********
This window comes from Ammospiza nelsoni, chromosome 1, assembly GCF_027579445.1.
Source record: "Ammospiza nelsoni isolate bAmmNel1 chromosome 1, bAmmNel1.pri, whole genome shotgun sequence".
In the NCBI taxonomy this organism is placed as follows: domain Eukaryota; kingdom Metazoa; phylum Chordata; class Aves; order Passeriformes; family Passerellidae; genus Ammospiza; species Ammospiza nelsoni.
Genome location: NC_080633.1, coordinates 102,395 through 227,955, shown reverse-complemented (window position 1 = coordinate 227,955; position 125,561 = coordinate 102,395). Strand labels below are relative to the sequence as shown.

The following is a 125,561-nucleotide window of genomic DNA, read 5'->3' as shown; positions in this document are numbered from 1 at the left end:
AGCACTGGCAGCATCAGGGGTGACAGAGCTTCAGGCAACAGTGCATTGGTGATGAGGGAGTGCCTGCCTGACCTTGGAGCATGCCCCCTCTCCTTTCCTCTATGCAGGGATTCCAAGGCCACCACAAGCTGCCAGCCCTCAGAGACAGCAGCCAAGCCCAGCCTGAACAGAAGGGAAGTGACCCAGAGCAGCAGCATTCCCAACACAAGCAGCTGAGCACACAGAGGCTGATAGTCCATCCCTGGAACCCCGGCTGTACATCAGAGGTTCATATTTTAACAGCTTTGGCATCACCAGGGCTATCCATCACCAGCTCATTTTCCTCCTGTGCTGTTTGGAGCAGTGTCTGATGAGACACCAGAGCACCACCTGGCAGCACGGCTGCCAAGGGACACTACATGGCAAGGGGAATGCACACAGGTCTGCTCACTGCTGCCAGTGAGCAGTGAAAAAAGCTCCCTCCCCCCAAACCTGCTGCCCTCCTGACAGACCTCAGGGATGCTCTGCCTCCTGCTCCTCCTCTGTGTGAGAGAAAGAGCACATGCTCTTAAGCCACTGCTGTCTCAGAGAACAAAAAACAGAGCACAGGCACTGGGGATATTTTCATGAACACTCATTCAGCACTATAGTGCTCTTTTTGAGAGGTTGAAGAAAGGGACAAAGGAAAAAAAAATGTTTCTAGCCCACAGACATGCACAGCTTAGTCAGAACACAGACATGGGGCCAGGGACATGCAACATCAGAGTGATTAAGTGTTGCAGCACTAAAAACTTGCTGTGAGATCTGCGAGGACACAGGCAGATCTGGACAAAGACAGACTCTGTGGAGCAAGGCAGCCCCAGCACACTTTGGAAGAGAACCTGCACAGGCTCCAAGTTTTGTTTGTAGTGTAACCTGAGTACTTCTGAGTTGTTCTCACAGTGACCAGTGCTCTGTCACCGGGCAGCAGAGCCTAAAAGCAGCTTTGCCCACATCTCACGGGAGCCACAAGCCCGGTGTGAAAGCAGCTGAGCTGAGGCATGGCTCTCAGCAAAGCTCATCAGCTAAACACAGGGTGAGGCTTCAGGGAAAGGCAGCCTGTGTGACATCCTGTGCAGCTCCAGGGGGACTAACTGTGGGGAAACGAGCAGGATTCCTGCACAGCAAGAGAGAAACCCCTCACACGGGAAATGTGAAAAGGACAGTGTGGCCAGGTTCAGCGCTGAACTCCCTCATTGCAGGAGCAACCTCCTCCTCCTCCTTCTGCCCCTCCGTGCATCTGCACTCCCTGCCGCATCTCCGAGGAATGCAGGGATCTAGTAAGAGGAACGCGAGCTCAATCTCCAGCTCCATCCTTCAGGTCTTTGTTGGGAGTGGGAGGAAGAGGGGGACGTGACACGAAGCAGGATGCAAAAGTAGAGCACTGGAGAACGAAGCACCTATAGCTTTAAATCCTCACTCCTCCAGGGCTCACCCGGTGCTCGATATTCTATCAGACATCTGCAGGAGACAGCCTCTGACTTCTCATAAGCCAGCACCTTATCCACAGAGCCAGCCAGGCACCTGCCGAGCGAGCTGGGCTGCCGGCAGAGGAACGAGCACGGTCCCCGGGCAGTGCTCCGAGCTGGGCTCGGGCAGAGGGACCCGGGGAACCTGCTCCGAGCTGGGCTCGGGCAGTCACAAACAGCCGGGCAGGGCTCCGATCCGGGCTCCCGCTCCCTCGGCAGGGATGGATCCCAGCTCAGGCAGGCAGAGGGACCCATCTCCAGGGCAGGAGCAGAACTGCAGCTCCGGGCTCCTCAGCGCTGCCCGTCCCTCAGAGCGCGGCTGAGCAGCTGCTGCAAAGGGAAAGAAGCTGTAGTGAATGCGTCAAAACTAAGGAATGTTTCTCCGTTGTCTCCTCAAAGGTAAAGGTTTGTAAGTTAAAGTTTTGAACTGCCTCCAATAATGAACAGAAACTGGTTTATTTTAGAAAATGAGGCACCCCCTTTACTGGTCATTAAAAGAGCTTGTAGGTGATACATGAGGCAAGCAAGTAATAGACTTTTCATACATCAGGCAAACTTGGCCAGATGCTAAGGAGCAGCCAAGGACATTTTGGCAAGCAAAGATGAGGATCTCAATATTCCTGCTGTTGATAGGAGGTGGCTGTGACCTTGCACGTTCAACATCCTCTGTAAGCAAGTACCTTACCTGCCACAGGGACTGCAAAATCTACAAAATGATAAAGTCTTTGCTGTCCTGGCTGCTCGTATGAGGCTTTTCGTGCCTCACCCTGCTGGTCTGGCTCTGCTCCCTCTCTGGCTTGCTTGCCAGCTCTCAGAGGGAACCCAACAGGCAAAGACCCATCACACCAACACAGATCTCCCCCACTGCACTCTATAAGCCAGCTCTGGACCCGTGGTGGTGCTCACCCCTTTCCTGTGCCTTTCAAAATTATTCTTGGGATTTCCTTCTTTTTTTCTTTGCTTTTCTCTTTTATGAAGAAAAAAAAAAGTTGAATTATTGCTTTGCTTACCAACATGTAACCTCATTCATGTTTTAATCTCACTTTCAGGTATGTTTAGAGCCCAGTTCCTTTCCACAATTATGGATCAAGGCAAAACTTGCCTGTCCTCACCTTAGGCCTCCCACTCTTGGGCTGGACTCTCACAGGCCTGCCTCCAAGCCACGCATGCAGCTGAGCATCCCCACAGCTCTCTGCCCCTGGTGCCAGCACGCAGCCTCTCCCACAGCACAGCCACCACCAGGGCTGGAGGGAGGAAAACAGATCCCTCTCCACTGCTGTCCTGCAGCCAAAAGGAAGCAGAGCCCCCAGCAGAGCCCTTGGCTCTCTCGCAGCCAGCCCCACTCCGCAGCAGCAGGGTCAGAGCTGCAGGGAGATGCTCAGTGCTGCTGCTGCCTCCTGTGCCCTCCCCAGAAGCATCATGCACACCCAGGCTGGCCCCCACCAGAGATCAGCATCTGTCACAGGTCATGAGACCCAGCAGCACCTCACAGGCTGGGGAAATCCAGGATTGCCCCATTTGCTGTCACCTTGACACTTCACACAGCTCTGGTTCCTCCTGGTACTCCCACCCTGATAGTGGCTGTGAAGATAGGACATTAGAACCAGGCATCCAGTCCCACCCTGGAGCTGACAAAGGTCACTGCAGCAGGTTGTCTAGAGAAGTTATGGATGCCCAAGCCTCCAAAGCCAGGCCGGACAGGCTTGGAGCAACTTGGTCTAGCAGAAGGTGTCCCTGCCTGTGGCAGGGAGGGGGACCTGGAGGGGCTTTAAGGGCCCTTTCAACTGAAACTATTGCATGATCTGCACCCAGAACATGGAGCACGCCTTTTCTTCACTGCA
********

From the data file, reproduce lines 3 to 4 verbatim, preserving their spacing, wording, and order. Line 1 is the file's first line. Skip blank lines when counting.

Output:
In the NCBI taxonomy this organism is placed as follows: domain Eukaryota; kingdom Metazoa; phylum Chordata; class Aves; order Passeriformes; family Passerellidae; genus Ammospiza; species Ammospiza nelsoni.
Genome location: NC_080633.1, coordinates 102,395 through 227,955, shown reverse-complemented (window position 1 = coordinate 227,955; position 125,561 = coordinate 102,395). Strand labels below are relative to the sequence as shown.